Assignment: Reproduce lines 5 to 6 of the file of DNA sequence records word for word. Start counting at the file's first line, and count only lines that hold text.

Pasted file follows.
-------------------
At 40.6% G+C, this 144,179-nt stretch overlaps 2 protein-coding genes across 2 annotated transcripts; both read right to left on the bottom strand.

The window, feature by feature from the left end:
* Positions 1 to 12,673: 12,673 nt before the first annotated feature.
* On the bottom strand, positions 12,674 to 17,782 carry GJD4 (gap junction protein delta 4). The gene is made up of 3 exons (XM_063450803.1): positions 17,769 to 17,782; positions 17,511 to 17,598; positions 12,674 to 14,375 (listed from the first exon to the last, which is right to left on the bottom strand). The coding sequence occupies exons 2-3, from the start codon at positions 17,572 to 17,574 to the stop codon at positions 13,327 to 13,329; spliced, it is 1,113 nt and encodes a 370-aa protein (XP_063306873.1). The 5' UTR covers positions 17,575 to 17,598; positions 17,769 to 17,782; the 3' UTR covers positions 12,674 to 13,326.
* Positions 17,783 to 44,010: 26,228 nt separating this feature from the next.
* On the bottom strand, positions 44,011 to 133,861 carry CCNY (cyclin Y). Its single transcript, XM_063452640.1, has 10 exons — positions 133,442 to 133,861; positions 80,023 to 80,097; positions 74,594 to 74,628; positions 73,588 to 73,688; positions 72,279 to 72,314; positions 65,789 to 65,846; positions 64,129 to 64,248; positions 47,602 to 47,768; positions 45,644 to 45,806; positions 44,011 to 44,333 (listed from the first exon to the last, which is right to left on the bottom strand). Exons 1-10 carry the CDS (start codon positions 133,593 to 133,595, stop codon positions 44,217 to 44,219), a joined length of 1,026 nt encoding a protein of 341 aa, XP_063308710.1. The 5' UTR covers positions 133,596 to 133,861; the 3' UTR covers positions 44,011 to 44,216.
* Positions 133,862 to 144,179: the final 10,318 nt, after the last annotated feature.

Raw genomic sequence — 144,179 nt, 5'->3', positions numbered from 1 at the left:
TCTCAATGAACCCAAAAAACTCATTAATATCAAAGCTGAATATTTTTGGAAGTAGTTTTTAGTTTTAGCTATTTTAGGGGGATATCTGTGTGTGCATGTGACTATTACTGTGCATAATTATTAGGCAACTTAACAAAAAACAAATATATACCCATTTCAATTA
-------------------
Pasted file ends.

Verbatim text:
* Positions 17,783 to 44,010: 26,228 nt separating this feature from the next.
* On the bottom strand, positions 44,011 to 133,861 carry CCNY (cyclin Y). Its single transcript, XM_063452640.1, has 10 exons — positions 133,442 to 133,861; positions 80,023 to 80,097; positions 74,594 to 74,628; positions 73,588 to 73,688; positions 72,279 to 72,314; positions 65,789 to 65,846; positions 64,129 to 64,248; positions 47,602 to 47,768; positions 45,644 to 45,806; positions 44,011 to 44,333 (listed from the first exon to the last, which is right to left on the bottom strand). Exons 1-10 carry the CDS (start codon positions 133,593 to 133,595, stop codon positions 44,217 to 44,219), a joined length of 1,026 nt encoding a protein of 341 aa, XP_063308710.1. The 5' UTR covers positions 133,596 to 133,861; the 3' UTR covers positions 44,011 to 44,216.